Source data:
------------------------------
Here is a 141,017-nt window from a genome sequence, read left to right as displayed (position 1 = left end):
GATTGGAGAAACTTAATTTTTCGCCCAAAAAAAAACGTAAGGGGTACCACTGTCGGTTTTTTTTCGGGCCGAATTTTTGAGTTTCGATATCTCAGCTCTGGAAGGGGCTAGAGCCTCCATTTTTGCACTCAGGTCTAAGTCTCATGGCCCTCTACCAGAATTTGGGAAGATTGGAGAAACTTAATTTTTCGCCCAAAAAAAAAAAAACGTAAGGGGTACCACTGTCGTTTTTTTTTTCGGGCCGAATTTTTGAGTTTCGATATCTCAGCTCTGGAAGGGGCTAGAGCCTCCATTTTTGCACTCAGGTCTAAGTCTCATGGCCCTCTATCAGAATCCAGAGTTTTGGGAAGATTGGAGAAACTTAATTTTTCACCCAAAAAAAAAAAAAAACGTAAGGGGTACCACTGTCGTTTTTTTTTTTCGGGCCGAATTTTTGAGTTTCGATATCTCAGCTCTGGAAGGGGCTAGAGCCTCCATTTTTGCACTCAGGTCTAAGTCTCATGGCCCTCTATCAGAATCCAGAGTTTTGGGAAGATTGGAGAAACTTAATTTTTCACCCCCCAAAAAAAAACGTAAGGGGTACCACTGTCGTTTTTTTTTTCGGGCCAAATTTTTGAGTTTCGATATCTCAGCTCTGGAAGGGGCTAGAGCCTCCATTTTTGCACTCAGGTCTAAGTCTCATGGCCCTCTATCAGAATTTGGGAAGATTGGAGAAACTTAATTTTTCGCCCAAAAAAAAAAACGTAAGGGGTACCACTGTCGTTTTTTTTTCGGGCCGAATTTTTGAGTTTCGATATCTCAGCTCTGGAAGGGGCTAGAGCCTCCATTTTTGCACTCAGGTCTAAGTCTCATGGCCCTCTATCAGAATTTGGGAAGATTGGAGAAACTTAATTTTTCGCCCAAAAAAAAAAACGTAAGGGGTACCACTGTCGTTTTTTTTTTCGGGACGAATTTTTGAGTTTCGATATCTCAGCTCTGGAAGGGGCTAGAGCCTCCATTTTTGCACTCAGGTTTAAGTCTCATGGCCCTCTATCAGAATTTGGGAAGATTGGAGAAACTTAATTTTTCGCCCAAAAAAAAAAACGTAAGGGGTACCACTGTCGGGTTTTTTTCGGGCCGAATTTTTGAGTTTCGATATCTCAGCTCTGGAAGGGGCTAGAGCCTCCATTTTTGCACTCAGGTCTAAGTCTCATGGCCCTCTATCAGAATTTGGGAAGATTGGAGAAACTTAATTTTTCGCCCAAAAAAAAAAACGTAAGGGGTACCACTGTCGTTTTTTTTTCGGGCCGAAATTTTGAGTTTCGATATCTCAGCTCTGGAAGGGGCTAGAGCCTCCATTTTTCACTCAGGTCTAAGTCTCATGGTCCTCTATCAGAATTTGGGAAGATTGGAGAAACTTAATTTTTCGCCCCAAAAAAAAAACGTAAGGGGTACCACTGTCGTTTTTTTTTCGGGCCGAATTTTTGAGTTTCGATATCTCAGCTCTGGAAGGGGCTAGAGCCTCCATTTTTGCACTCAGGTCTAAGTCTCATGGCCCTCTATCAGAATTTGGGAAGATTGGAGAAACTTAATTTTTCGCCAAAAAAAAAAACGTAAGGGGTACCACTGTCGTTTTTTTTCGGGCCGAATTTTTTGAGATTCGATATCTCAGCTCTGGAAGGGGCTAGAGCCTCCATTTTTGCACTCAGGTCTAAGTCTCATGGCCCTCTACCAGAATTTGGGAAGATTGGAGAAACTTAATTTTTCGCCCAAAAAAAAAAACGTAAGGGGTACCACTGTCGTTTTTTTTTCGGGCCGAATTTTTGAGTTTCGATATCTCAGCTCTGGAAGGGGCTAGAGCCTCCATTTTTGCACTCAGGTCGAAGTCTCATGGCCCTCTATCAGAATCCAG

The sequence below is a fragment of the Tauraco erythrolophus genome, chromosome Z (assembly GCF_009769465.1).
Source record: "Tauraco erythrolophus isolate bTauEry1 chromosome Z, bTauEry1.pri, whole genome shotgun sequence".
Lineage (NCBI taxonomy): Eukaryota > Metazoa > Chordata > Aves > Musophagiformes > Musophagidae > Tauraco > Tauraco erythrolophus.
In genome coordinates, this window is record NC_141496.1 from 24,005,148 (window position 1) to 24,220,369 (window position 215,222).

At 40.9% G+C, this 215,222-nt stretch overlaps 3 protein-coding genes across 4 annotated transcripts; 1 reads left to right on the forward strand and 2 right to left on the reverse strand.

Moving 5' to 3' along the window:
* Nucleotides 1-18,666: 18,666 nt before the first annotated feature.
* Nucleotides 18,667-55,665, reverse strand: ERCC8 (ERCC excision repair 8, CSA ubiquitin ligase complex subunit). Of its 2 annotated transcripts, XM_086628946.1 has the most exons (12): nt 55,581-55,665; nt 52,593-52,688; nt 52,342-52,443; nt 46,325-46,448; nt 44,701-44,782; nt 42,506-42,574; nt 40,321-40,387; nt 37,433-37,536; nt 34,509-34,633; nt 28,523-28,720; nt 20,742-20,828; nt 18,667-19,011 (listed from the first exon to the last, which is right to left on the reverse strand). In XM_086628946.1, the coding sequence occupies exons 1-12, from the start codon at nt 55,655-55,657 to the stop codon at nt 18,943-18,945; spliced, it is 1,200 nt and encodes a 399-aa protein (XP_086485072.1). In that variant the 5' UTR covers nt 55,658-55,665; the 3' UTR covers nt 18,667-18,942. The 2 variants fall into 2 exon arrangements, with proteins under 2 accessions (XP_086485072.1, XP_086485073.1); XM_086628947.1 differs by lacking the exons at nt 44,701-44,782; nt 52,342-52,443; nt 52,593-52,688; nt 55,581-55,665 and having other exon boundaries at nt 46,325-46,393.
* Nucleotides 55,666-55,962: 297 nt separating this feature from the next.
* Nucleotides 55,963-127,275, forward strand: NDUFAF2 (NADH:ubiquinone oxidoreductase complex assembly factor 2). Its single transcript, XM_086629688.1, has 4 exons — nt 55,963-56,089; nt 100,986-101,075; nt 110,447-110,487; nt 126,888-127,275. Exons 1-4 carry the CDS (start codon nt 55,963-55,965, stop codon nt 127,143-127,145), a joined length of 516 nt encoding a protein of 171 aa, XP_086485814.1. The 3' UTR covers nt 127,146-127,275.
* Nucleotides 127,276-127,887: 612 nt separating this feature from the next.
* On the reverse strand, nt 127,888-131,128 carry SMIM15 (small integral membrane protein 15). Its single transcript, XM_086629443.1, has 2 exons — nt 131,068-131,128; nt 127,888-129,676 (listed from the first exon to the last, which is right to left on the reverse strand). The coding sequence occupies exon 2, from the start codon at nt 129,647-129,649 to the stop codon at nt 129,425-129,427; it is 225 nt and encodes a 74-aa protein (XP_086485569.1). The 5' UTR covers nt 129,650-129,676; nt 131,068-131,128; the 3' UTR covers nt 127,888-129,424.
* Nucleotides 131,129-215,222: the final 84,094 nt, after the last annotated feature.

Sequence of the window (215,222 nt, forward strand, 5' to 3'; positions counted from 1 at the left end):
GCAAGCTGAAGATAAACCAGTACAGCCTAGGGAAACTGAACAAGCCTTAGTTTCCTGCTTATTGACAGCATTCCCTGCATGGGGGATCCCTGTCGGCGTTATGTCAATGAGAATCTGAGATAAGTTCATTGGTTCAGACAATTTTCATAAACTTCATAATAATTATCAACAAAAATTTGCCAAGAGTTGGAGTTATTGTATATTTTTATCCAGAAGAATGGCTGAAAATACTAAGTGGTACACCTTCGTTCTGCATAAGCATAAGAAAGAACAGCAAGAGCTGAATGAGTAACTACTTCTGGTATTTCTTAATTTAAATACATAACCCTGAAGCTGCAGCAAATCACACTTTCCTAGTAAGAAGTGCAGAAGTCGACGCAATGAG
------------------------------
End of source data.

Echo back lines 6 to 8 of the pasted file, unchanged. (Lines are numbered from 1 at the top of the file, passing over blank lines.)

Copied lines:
In genome coordinates, this window is record NC_141496.1 from 24,005,148 (window position 1) to 24,220,369 (window position 215,222).

At 40.9% G+C, this 215,222-nt stretch overlaps 3 protein-coding genes across 4 annotated transcripts; 1 reads left to right on the forward strand and 2 right to left on the reverse strand.

Moving 5' to 3' along the window: